Wow, Oscar nominations, a Presidential address and 4 more Sundance movies ... all in one day! I can't freakin' believe an Adam Sandler movie is now an Oscar nominee, so let's just focus on the fest flicks and have some fun...
FINISHING THE GAME
From Justin Lin (director of the very fine Better Luck Tomorrow, the very silly Tokyo Drift and the very painful Annapolis) comes a surprisingly funny mockumentary that pokes fun at all those silly Asian stereotypes you used to find in so many movies and TV shows. (OK, the stereotypes you STILL find in so many movies and TV shows.) The gimmick here is that, following the untimely death of Bruce Lee, the GAME OF DEATH producers decide to hold an open casting call to see if they can't find a body double to stand in for the legendary martial artist. Has a few dry spots, but is generally pretty consistent with the chuckles. The cast is mostly unknowns, but you'll catch a few kooky cameos if you keep your eyes peeled.
YEAR OF THE DOG
From writer/director Mike White (The Good Girl, School of Rock) comes a tale of canine affection that goes way too far. (No, not THAT far; you're thinking of that ZOO movie.) Saturday Night Live's Molly Shannon stars as a sweet-natured nobody who spins into a spiral of misery when her beloved doggy passes away ... and so she decides to get a new one (or two or fifteen). Admirable for the way in which it both mocks and admires its silly main character, DOG boasts a rather solid cast. John C. Reilly, Regina King, Laura Dern and Peter Sarsgaard contribute some fine screwball work.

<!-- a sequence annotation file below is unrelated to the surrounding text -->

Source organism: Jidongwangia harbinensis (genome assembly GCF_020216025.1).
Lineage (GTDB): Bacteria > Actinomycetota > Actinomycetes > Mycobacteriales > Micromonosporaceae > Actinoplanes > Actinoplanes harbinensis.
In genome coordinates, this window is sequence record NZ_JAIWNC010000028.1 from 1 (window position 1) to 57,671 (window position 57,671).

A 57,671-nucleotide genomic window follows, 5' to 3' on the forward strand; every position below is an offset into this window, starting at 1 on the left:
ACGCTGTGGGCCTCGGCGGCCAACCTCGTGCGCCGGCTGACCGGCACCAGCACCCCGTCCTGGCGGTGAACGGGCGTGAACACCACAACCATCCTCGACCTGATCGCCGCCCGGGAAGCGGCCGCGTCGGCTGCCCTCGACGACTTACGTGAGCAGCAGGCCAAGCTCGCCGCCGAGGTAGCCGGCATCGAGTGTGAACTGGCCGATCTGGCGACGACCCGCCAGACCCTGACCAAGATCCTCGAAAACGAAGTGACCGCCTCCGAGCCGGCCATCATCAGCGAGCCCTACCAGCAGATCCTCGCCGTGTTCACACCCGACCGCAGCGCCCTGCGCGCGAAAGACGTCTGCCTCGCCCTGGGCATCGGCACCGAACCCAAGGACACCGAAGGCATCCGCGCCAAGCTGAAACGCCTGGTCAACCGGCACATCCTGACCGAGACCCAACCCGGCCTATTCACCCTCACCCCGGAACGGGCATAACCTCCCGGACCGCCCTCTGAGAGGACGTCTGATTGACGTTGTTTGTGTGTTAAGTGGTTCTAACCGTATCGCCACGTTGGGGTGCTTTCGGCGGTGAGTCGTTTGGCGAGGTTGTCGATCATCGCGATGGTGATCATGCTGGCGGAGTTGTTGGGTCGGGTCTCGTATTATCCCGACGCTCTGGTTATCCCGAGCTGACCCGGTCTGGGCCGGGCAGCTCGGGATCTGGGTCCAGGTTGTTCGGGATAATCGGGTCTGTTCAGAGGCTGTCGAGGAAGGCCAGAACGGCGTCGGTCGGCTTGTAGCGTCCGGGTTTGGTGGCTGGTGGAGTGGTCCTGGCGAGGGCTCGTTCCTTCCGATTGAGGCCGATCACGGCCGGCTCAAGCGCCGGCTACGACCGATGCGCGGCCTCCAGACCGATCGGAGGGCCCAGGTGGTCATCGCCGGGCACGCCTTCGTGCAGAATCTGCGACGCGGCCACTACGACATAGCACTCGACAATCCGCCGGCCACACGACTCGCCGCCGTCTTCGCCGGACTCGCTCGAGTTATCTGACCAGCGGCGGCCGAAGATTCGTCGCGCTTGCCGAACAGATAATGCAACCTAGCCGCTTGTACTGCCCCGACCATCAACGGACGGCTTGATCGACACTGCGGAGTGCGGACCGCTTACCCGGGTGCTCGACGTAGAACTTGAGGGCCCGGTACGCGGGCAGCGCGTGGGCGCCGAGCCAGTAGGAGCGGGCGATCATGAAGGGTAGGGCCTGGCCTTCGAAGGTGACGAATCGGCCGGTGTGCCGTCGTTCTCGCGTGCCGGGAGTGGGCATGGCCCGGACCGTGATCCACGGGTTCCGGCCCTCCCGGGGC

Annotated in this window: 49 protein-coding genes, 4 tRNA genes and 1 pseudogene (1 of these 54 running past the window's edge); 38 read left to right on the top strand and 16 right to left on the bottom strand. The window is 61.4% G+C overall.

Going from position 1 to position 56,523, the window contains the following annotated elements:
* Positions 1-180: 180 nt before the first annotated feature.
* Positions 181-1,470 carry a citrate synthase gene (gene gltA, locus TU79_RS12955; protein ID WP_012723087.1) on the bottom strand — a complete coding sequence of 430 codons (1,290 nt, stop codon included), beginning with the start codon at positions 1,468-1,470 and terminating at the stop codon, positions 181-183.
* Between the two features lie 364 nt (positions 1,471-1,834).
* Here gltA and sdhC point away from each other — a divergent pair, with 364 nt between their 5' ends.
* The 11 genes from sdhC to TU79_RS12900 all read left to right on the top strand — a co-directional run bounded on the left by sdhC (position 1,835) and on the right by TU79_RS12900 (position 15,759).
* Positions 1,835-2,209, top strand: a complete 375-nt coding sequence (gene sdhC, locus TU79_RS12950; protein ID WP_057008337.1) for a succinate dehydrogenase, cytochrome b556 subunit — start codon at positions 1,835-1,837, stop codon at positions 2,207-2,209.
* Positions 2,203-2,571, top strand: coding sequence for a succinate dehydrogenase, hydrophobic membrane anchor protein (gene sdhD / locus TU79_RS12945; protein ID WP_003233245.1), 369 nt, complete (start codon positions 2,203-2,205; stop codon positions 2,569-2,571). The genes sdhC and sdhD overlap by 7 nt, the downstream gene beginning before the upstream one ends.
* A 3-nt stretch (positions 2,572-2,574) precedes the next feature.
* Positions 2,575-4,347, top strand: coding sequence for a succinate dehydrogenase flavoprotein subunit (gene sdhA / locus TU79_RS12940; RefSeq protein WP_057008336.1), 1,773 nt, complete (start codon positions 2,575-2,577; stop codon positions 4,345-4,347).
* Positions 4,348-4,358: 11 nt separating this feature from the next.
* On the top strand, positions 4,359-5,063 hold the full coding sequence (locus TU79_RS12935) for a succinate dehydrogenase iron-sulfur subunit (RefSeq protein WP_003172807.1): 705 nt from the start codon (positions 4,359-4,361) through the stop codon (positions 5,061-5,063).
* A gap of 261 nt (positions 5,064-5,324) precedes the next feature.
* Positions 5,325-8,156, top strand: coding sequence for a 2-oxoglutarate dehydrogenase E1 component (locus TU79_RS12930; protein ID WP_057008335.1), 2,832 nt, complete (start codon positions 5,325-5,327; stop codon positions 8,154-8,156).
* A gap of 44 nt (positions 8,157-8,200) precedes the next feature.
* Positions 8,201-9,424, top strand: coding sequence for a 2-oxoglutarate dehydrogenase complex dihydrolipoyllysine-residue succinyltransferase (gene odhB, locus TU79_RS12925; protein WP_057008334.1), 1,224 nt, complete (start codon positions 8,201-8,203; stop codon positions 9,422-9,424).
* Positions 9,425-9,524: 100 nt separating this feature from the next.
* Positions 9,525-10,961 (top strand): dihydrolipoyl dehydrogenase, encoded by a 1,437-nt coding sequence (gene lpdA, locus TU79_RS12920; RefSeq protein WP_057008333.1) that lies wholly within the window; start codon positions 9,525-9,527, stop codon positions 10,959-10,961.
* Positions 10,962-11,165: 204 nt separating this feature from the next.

Fantastic screenwriter John August (Big Fish, Go, Charlie and the Chocolate Factory) makes his directorial debut in this entirely strange, yet truly fascinating comedy/drama... Y'know, I'm still not entirely sure I know what the movie's about, but if I gave you my analysis, it might spoil the ride, so let's just say it's a three-part satire of Hollywood in which Ryan Reynolds, Hope Davis and the excellent Melissa McCarthy do a fine job of keeping August's high-concept experiment moving along slickly and smoothly. This one's a bit on the eccentric side, but I mean that as a compliment.
The late Adrienne Shelly wrote and directed this wonderful little sweetheart of a comedy, and frankly I think it's one of the warmest, wittiest and most lovable movies I've seen in years. It's about an adorable pie-makin' waitress who has two loyal pals (Cheryl Hines and Ms. Shelly), a rotten jerk of a husband (Jeremy Sisto), and a dreamy new gynecologist (Nathan Fillion). Yeah, poor Jenna is unexpectedly pregnant, and her state causes all sorts of angst, stress and heartache. Packed with very sweet moments, truly amusing dialogue and a palpable sense of affection for its characters, Waitress is a seriously lovable flick, and one I can't wait to see again soon. (Rest in peace, Ms. Shelly) :(